Entitlement and the Housewife

We’ve all seen the old shows, portraying the typical housewife of the 50’s.  She dresses well, although she doesn’t have a lot of clothing.  She stays home and cooks and cleans, and is there when her kids come in from school.  When her husband returns from work, she has a warm meal and a big smile waiting.  Her children share bedrooms, and small ones at that.  She doesn’t worry about working or making ends meet, although she is frugal and doesn’t waste money.  Her family dresses well, but not in extravagance.  They own a car and a house.  If they’re lucky, they may own a little television.  She doesn’t have to worry about paying for internet, the biggest cable package, a cell phone bill, or a smartphone package because, quite frankly, these things don’t exist.  A new flat screen t.v. for every room, a smartphone, and a computer wouldn’t even come close to her list of “needs”.  Yet, for the typical wife of today, they do.

The typical wife of today has to worry about paying for internet (and preferably the fastest possible).  She see’s a cellphone, and even a smart phone as a necessity.  Ipods, laptop computers and wiis are all fairly necessary.  Their children must have the latest cell phone, video game, and mp3 player.  Each child must have their own room, and they need a big house in order to live.  In her spare time, she is constantly shopping for new items and clothes that are absolutely necessary!

How did we get to this place, where all these things are necessities?  The heart of the matter truly is that all of these things are not necessities, but because of the culture we have been raised in, we feel entitled to have them.  We all do this, in one way or another.  We all feel the pull to run out and buy the latest fashion, spend a fortune on the newest iphone, and get big huge t.v. for our family room.  We look around and think “she has one, so I should too!”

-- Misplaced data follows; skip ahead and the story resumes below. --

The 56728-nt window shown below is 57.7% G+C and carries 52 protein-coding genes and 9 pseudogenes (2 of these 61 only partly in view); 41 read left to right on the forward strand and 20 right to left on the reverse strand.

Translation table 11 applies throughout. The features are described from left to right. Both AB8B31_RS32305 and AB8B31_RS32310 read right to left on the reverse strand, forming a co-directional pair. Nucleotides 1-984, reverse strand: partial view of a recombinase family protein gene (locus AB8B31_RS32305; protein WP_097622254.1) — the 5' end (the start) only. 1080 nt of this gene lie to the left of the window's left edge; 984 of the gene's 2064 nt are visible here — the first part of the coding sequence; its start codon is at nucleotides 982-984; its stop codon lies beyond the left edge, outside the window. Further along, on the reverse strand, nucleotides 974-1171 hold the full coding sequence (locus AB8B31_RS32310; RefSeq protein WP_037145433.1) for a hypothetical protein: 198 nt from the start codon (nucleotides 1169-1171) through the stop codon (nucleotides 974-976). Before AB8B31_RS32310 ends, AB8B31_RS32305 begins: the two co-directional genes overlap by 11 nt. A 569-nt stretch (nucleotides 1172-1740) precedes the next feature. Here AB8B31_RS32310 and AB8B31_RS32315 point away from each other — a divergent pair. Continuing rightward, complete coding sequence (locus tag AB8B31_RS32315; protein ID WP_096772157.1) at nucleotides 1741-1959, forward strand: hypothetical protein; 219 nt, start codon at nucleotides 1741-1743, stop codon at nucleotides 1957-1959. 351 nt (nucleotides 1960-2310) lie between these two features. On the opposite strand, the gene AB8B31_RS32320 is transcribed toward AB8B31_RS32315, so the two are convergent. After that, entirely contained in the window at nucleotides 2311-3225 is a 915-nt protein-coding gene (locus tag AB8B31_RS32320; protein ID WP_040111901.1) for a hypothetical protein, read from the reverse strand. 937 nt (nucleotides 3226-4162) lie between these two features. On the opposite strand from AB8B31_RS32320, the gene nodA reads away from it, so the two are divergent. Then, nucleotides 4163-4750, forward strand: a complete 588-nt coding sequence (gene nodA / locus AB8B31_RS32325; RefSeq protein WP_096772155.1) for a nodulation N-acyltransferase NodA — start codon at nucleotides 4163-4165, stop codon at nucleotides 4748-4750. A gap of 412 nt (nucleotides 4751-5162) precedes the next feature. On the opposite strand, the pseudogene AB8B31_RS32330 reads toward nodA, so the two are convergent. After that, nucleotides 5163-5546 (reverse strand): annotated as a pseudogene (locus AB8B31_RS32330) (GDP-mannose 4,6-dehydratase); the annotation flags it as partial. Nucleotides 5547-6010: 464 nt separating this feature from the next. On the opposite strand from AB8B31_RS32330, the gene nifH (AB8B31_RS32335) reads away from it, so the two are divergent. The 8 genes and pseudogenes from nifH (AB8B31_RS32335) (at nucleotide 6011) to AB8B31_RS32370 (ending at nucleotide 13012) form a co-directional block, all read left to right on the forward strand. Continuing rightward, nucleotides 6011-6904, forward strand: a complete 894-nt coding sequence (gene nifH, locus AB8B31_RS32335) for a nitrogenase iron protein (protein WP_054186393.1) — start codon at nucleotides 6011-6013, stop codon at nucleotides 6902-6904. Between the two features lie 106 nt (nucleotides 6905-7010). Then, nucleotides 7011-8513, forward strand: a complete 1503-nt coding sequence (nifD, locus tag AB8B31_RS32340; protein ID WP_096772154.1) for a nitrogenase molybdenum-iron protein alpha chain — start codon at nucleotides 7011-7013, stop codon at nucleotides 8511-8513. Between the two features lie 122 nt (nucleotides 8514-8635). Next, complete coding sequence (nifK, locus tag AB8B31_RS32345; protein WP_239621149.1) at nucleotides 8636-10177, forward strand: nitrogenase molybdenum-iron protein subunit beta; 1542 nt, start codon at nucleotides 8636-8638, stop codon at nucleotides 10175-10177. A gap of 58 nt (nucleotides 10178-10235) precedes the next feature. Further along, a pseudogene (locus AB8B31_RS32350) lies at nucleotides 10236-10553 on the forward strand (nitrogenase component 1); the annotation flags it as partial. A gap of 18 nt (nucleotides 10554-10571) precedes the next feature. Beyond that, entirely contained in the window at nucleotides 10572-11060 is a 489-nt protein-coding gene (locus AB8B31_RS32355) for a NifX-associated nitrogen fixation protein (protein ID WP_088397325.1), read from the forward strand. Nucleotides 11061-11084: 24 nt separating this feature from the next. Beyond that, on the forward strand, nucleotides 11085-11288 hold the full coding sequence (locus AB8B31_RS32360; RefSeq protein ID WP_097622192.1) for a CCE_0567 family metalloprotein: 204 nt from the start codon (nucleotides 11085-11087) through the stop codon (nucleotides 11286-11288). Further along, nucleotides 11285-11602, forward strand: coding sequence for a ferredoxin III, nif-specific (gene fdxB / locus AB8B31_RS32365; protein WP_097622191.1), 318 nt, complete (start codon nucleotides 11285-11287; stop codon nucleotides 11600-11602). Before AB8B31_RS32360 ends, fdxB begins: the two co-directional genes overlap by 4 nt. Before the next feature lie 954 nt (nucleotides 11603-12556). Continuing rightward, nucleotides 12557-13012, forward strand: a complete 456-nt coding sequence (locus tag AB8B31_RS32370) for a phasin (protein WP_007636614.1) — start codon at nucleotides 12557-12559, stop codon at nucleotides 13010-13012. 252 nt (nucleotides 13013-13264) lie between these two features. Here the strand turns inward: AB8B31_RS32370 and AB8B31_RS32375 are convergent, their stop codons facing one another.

More and more women today are leaving their children with grandparents and babysitters and stepping out into the workforce because they have to to make ends meet.  Really, though, the extra income they bring in is used for such things as getting their hard dyed once a month, buying their husband a new laptop for Christmas, and going to the beach for a week each summer.  Their money is spent on things that the housewife of sixty years ago wouldn’t have dreamed of buying.

Don’t get me wrong, I’m not saying that we have to live without all modern conveniences or that smartphones and new clothes are evil.  What I am saying, however, is that we as women need to get rid of the notion that we simply have to work.  Yes, there are some families where the wife’s income is crucial to survival.  However, there are a lot of working moms out there that, quite frankly, don’t need to be. 

Think about it this way.  Mom A works outside of the home at a typical 9-5.  When she comes home from work she stresses and rushes to put food on the table and get homework done, the children ready for bed, and, if she’s lucky, a workout in.  She hardly sees her children, her food is less than nourishing, and she’s tired and stressed all the time.  Yes, her family lives in a nice four-bedroom home, she wears lots of nice clothing, they have the latest technology, and they vacation in Destin every summer.  Her children struggle because mom just doesn’t have time for them, her husband rarely gets alone time with her, and everyone as a whole feels entitled to such a life. 

Then there’s Mom B.  She quit her 9-5 to stay home with the kids.  To do so, she and her family had to move into a smaller house where the children share rooms (oh horror!).  They sold her nice suburban and bought an older minivan, got rid of cable t.v., and use the internet at work and the library.  Her children do without many of the latest video games and clothing.  They go camping at a beach every summer instead of staying in a nice hotel.  And yet, mom is happier and freer without the stress of juggling work and home.  She has time for her husband and her kids, and the meals she prepares are always made with love and time.  And her kids?  They love having their mom around more, and through their parents frugalness they have learned that life isn’t all about material possessions.  They love camping at the beach more than the frilly hotel.  But most of all?  They know without a doubt that they are more important to their mom and dad than possessions or wealth.

So which mom do you want to be?           

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